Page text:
Both Ward and Hunichen say that the sector hit hardest is – not surprisingly – collaborations tied to live events and travel. They’ve been working with their clients and talent to come up with creative solutions to still reach campaign goals, with a slight tweak to strategy and execution.  “For example, Frigidaire recently shifted their program with @dialaskitchen from being a live event, to a cooking party via Zoom, where Diala cooked for a group of friends virtually, in real time,” says Hunichen. “The content was shared with her audience and the brand still benefited from the affiliation and sharable nature of the content, ultimately hitting the same targets that were anticipated from the live event.”

For those influencers focused on travel, naturally, adapting is a little trickier. For starters, many travel bloggers are (or, were) among the growing group of “digital nomads” who don’t (or didn’t) spend enough time in one place for a space to really feel like “home.” Now, many have either found themselves restricted by the confines of tiny living spaces, or ended up back at home with their parents.

Pre-COVID-19, Toronto-based travel and food blogger, Solmaz K (@thecuriouscreature) averaged about 25 local and international press trips a year. “On the work front, press trips and events have all been cancelled, campaigns are on hold or shifting daily, and the added pressure of working at home with a toddler is my new reality,” she says. While she acknowledges how inevitably different her industry will be moving forward, Solmaz remains optimistic about the future and the opportunities it holds.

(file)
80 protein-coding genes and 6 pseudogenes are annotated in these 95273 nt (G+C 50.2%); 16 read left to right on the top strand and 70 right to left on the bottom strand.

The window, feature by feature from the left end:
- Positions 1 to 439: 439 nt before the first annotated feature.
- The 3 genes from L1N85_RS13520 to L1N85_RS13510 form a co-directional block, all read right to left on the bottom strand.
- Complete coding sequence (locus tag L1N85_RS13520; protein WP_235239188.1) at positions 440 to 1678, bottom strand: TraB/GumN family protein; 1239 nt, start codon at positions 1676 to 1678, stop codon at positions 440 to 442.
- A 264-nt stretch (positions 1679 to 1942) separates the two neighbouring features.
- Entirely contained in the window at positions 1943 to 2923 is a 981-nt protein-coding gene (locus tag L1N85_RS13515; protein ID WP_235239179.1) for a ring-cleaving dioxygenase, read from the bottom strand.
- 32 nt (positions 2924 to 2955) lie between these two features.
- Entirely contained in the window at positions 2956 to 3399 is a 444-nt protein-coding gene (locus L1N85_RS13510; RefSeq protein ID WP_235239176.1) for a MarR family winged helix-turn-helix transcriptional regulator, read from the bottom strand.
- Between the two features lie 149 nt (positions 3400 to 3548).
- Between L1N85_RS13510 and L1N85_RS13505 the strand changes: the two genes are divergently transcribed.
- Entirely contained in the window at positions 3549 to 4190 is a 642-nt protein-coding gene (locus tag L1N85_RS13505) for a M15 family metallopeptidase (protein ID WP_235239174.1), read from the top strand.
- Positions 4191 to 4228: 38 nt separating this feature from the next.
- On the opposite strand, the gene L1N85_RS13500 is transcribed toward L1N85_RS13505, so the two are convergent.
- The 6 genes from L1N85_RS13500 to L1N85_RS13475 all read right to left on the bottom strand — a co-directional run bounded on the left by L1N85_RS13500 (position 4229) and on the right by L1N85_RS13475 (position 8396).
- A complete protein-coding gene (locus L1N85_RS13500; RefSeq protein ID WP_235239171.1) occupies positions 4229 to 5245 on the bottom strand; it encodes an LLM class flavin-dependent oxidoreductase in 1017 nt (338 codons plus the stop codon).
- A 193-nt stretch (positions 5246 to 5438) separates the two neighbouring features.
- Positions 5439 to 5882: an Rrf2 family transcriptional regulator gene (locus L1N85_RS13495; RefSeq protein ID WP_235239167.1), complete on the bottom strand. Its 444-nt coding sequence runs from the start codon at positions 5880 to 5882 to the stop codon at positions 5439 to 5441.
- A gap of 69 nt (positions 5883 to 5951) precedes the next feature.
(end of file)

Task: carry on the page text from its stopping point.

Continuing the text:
“Our audiences are relying on us more than ever as we navigate the unknown road ahead. They’re asking lots of questions and watching closely to help rebuild their confidence on many fronts – from tasks as simple as getting a coffee, to what it looks/feels like to travel locally or internationally once again,” says Solmaz. “Personally, I hope to share these experiences as openly and honestly as possible without being tone deaf. That’s more challenging than it sounds in a world that’s ever-changing and responding differently to the pandemic!”

In recent years, travel influencers – with their wanderlust-inspiring feeds – have seemed to replace travel brochures and publications. It will likely be these same influencers who are the first to travel again when the time is finally right. Travel-lovers will, as Solmaz predicts, look to them to restore their confidence in travel, to get a well-documented glimpse into what it will look like moving forward, and for travel inspiration.

In the meantime, while their passports continue to gather dust, the key is to be industrious and to shift focus slightly – whether that means supporting local relief efforts with their content and spreading important messaging, or upping their TikTok game. Love it or hate it, it doesn’t look like influencer culture is slowing any time in the near future.

Erin Davis

Erin is a Toronto-based actor, writer and queen of the side hustle. When she’s not writing the day away in a face mask, she’s taking in the city’s vibrant arts scene, doing a red carpet interview or brunching with her leading ladies. Follow me: @erinnicoledavis